Eleven months ago, I started my Virtual Assistant business as a side hustle to keep myself busy during a 6-month furlough from my 9-5.
As of today, my business is far from a side hustle. I’ve quit my 9-5, replaced (and surpass!) the income from my old job, hired my dream team members, and become fully booked.
I attribute a large percentage of my success to having business systems in place from day 1.
Business systems, also known as workflows or processes, are those repeating activities that you do to run your business. All businesses, big or small, require systems to work.
In this post, I’m giving you 5 actionable steps to create strong systems in your business and make auditing your systems in the future a breeze.
But First, Why Are Business Systems Important?
I was not expecting my virtual assistant business to scale as quickly as it did. In a matter of two months, I went from 5 to 8 clients and $700 to $7K months!
Managing 8 clients, a team, and preparing to launch my first course required me to have strong and efficient systems in my business.
Systems give your business structure; hence making it more streamlined, efficient, and profitable.
With strong systems in place, your business will run smoothly and with less effort from your end. You’ll gain back the time to focus on your zone of genius and on tasks that truly move the needle forward and make you money.
If you want to…
- Take a month-long vacay
- Reduce your workload to 5-hour weeks
- Hire more team members
- Scale your business to 6 & 7 figures
Then, creating systems in your business is an absolute must!
On your next CEO day, follow these 5 steps to create your business systems:
- Identify Your Workflows
The first step to creating strong systems in your business is to identify your workflows. Every business has unique systems so use this time to write down those repeating activities that your business can’t live without.
Some examples of such activities in my business include:
- Writing and scheduling my weekly newsletter
- Launching my course
- Onboarding clients
- Doing regular website maintenance
After you have a list of all the activities you do to run your business, I recommend grouping these tasks into general categories.
For example, writing my weekly newsletter falls under “Marketing” while doing my regular website maintenance falls under “Admin.”
By identifying and documenting your systems, you’ll give your business more structure.
- Record Your Workflows
Having video recordings gives you and your team a visual of how your business systems work.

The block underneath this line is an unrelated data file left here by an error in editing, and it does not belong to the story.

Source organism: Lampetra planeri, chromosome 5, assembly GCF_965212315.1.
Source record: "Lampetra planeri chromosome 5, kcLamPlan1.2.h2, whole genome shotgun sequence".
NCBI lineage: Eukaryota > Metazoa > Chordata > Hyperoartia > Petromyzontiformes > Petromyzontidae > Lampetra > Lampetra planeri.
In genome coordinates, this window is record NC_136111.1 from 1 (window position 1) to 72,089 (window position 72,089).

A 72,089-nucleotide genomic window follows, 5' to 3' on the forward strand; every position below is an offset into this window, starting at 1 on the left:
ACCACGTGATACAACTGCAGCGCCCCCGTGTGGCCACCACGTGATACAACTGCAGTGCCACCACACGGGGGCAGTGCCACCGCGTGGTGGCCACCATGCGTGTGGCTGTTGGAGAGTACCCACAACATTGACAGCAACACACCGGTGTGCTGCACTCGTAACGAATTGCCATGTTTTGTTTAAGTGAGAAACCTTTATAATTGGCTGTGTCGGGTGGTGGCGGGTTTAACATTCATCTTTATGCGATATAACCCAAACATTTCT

As you work through your business systems, record your desktop using a video messaging tool like Loom.
Loom allows you to record your camera, screen, and microphone simultaneously so you can guide yourself or your team members through your workflow.
Be sure to save these in an accessible folder on your desktop for easy access. They’ll help you with step #3.
- Create SOPs
Standard operating procedures (SOPs) are the documented systems in your business that allow you to perform a specific process consistently.
SOPs are essential to every business. They help ensure you and your team are operating in a cohesive and productive manner.
Although they may sound intimidating, SOPs are as simple as a Google Doc including all of the pieces that come together to create your system.
Use the following sections to organize your SOP:
- Purpose – a short description of the purpose of the SOP and why it’s required
- Process – the step-by-step process required to complete the SOP
- Tools – the required apps, programs, templates, documents, etc.
- People – the team member(s) in charge of each step of the process
Having SOPs for your business will make auditing your business a breeze, which brings me to the next step.
- Audit Your Systems Regularly
No system in your business is perfect, and as new tools become available, you hire new team members, or time goes by, your systems will change.
You may realize that a system that worked 3 months ago when you only had 3 clients, no longer works now that you have 6 clients.
Running a systems audit means evaluating your current business operation and making necessary improvements.
Now that you’ve identified and recorded your workflows, and created SOPs, auditing your business systems becomes a piece of cake.
Questions to ask yourself when auditing a system in your business:
- Are all of these steps necessary? Can I get rid of some?
- Is the order of these steps most efficient?
- Can I outsource some of these steps, if not all of them, to a team member?
- Should I hire someone to outsource this process/step to?
- Can I automate a step in the process?
Asking yourself these questions as you work through your system will help you identify areas of improvement.
I understand that systems audits aren’t the most exciting part of your business, but giving your business more structure will allow you to gain back time to focus on your zone of genius and embody your CEO!
5. Consider Where You Want To Store Your Systems
You’ll want to house your business systems somewhere where you can easily access them when needed.
Although you may keep your SOPs stored in a Google Drive folder, I recommend using an organized and well-designed tool to store this valuable information.
Some great tools include Asana, HoneyBook, Dubsado, and ClickUp.
Creating and implementing systems allows you to run your business like a well-oiled machine, hire more team members, scale quicker and easier, and gain back time.
Follow the 5 steps listed in this post to create strong systems in your business and notice how much more smoothly and efficiently your workflows become!
What is a workflow in your business that you haven’t revised in a while?